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Christian Reformed churches in Canada have a long history of seeking justice and speaking hope in Canadian public affairs. Established 50 years ago, the Committee for Contact with the Government was shaped by congregations out of a conviction that the CRCNA had a calling to interact with Canadian society and governments “on the significant and pressing issues of the day,” according to the CCG mission statement.

Its work has sparked an approach that encourages dialogue and welcomes many voices to the table.

Committee members are recruited from across the country and “are often a very interesting blend of pastors, laypeople, and folks who are closer to the margins of the CRCNA institutions,” explained Colin Conrad, a member from Halifax, N.S.

The committee has four regular meetings each year and otherwise connects when important issues arise. Members help discern and direct the issues on which the Centre for Public Dialogue (CPD) works. They also represent the concerns of various regions and classes. This allows CPD to take an “inch-wide, mile-deep” approach. Currently, for example, the committee has directed CPD to focus on refugees, Indigenous justice, and climate change.

“The CCG is a beautiful gift,” said CPD director Mike Hogeterp. “Members from different corners of the country and a wide range of life experiences contribute to a rich and well-grounded dialogue on the ‘what’ and ‘how’ of Christ-centered public witness for justice.”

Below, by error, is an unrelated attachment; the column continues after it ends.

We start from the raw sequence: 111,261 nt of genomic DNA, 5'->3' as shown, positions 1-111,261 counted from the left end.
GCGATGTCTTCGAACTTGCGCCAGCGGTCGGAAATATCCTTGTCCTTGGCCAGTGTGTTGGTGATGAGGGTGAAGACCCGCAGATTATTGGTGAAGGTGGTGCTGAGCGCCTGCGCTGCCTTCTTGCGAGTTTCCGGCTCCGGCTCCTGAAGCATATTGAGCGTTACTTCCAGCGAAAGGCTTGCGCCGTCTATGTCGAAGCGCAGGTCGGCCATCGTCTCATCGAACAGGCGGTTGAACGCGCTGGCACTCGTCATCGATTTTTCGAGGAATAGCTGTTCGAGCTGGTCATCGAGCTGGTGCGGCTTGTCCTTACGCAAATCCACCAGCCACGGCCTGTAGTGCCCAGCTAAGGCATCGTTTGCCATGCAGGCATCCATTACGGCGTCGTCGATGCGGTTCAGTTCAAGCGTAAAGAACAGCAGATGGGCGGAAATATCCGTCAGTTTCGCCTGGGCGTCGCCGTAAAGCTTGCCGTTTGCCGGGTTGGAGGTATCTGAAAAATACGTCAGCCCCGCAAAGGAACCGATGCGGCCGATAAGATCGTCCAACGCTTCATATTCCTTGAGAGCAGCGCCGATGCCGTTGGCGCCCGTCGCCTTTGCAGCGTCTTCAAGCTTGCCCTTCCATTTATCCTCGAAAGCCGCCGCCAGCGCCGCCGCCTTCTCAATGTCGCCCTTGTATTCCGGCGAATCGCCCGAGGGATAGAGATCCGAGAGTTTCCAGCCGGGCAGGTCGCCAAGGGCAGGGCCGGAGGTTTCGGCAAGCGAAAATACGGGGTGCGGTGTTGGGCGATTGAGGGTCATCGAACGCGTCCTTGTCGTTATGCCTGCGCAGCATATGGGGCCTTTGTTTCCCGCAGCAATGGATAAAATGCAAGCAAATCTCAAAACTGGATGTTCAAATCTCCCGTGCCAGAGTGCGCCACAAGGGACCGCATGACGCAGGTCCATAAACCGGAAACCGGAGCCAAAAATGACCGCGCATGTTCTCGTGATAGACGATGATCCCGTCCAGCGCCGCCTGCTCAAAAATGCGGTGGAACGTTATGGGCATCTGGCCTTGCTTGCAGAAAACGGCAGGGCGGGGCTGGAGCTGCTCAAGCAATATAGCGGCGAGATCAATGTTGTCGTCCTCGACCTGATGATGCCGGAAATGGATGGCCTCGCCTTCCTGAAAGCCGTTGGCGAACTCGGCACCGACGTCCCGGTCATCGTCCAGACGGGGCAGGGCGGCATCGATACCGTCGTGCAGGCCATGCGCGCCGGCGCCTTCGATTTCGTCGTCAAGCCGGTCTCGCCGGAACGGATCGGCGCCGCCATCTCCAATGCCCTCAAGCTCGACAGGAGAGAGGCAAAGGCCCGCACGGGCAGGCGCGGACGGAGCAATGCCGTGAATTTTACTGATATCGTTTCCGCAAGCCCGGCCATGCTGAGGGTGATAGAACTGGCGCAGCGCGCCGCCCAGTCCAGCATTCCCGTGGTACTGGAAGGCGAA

Each committee member has seen the fruit of engaging in the public sphere in a biblical, justice-oriented way. Member Lea Wilkining, the Central Ontario representative, said, “I love being part of a church that acknowledges that every square inch of life belongs to God, including the government. In church bodies throughout history, there are political disagreements on how we approach various social concerns from a biblical perspective; nevertheless, I appreciate that we can ask hard questions of the Bible and witness to governments of every political persuasion that the exercise of power must be mindful of all people in its care.”

Jacqui Mignault, the Alberta representative, described CCG’s approach this way: “We are called to be oriented outwards, to the wholeness and health of people outside the circles of faith, for the common good. And we are called to dig deeper in our own faith journeys, not being afraid to ask hard questions, to listen, and to learn from others not like ourselves. The dual actions of advocating within our system of government ... as well as raising awareness, are representative of the outer and inner work that happens in a follower of Jesus.”

The intentionality of this approach is something to be celebrated as Canadians are pulled in different directions.

“I believe a lot of our civil tension can be attributed to how we seem to have less and less in common with one another,” Conrad said. “The church is one of the very few institutions where we have people from very different socioeconomic backgrounds still coming together. The work of the committee advances this vision and especially the ways that the church can contribute to Canadian society through dialogue.”

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